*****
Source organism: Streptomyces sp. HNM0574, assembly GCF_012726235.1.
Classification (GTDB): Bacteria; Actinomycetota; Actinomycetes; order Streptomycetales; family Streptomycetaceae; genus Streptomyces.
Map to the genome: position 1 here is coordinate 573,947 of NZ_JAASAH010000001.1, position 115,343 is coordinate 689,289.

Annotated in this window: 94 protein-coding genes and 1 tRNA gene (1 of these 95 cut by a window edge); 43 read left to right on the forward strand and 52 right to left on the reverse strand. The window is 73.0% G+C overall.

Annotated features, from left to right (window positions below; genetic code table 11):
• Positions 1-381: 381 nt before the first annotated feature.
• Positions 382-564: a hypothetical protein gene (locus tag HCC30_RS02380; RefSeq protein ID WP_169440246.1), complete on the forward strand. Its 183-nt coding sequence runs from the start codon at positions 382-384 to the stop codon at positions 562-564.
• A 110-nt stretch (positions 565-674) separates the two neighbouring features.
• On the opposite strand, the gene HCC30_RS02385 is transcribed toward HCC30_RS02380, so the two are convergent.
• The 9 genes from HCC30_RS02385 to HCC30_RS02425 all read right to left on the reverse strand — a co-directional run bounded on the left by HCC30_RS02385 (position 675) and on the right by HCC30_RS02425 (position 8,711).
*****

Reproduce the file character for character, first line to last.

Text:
Source organism: Streptomyces sp. HNM0574, assembly GCF_012726235.1.
Classification (GTDB): Bacteria; Actinomycetota; Actinomycetes; order Streptomycetales; family Streptomycetaceae; genus Streptomyces.
Map to the genome: position 1 here is coordinate 573,947 of NZ_JAASAH010000001.1, position 115,343 is coordinate 689,289.

Annotated in this window: 94 protein-coding genes and 1 tRNA gene (1 of these 95 cut by a window edge); 43 read left to right on the forward strand and 52 right to left on the reverse strand. The window is 73.0% G+C overall.

Annotated features, from left to right (window positions below; genetic code table 11):
• Positions 1-381: 381 nt before the first annotated feature.
• Positions 382-564: a hypothetical protein gene (locus tag HCC30_RS02380; RefSeq protein ID WP_169440246.1), complete on the forward strand. Its 183-nt coding sequence runs from the start codon at positions 382-384 to the stop codon at positions 562-564.
• A 110-nt stretch (positions 565-674) separates the two neighbouring features.
• On the opposite strand, the gene HCC30_RS02385 is transcribed toward HCC30_RS02380, so the two are convergent.
• The 9 genes from HCC30_RS02385 to HCC30_RS02425 all read right to left on the reverse strand — a co-directional run bounded on the left by HCC30_RS02385 (position 675) and on the right by HCC30_RS02425 (position 8,711).